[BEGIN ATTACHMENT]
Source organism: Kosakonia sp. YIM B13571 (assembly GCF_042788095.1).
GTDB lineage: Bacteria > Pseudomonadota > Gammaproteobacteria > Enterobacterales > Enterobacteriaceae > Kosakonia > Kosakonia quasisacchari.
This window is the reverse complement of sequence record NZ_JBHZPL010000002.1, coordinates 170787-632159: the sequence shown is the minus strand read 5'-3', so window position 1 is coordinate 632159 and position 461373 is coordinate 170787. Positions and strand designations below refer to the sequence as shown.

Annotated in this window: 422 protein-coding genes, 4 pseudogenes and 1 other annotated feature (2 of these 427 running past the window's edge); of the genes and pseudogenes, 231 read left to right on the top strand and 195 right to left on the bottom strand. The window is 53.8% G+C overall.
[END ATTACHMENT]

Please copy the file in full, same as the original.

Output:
Source organism: Kosakonia sp. YIM B13571 (assembly GCF_042788095.1).
GTDB lineage: Bacteria > Pseudomonadota > Gammaproteobacteria > Enterobacterales > Enterobacteriaceae > Kosakonia > Kosakonia quasisacchari.
This window is the reverse complement of sequence record NZ_JBHZPL010000002.1, coordinates 170787-632159: the sequence shown is the minus strand read 5'-3', so window position 1 is coordinate 632159 and position 461373 is coordinate 170787. Positions and strand designations below refer to the sequence as shown.

Annotated in this window: 422 protein-coding genes, 4 pseudogenes and 1 other annotated feature (2 of these 427 running past the window's edge); of the genes and pseudogenes, 231 read left to right on the top strand and 195 right to left on the bottom strand. The window is 53.8% G+C overall.